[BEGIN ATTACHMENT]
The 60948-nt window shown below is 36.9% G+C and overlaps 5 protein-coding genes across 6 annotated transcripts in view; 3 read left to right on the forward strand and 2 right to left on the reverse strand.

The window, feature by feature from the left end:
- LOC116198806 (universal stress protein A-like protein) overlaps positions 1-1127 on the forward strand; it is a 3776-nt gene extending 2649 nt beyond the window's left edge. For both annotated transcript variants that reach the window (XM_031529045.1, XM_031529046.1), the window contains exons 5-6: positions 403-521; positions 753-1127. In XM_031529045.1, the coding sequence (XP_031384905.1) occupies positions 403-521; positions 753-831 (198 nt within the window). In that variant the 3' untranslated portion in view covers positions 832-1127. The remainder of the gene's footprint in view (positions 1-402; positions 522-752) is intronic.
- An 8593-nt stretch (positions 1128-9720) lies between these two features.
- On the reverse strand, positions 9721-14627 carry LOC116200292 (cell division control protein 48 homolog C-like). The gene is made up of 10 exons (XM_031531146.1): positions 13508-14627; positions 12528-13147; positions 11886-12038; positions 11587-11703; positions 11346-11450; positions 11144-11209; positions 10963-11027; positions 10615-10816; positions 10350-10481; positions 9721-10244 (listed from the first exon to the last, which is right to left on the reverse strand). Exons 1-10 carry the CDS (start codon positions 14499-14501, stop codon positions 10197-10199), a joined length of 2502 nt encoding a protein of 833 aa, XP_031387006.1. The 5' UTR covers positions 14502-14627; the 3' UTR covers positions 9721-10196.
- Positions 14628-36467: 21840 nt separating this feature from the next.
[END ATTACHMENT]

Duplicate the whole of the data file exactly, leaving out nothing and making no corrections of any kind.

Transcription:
The 60948-nt window shown below is 36.9% G+C and overlaps 5 protein-coding genes across 6 annotated transcripts in view; 3 read left to right on the forward strand and 2 right to left on the reverse strand.

The window, feature by feature from the left end:
- LOC116198806 (universal stress protein A-like protein) overlaps positions 1-1127 on the forward strand; it is a 3776-nt gene extending 2649 nt beyond the window's left edge. For both annotated transcript variants that reach the window (XM_031529045.1, XM_031529046.1), the window contains exons 5-6: positions 403-521; positions 753-1127. In XM_031529045.1, the coding sequence (XP_031384905.1) occupies positions 403-521; positions 753-831 (198 nt within the window). In that variant the 3' untranslated portion in view covers positions 832-1127. The remainder of the gene's footprint in view (positions 1-402; positions 522-752) is intronic.
- An 8593-nt stretch (positions 1128-9720) lies between these two features.
- On the reverse strand, positions 9721-14627 carry LOC116200292 (cell division control protein 48 homolog C-like). The gene is made up of 10 exons (XM_031531146.1): positions 13508-14627; positions 12528-13147; positions 11886-12038; positions 11587-11703; positions 11346-11450; positions 11144-11209; positions 10963-11027; positions 10615-10816; positions 10350-10481; positions 9721-10244 (listed from the first exon to the last, which is right to left on the reverse strand). Exons 1-10 carry the CDS (start codon positions 14499-14501, stop codon positions 10197-10199), a joined length of 2502 nt encoding a protein of 833 aa, XP_031387006.1. The 5' UTR covers positions 14502-14627; the 3' UTR covers positions 9721-10196.
- Positions 14628-36467: 21840 nt separating this feature from the next.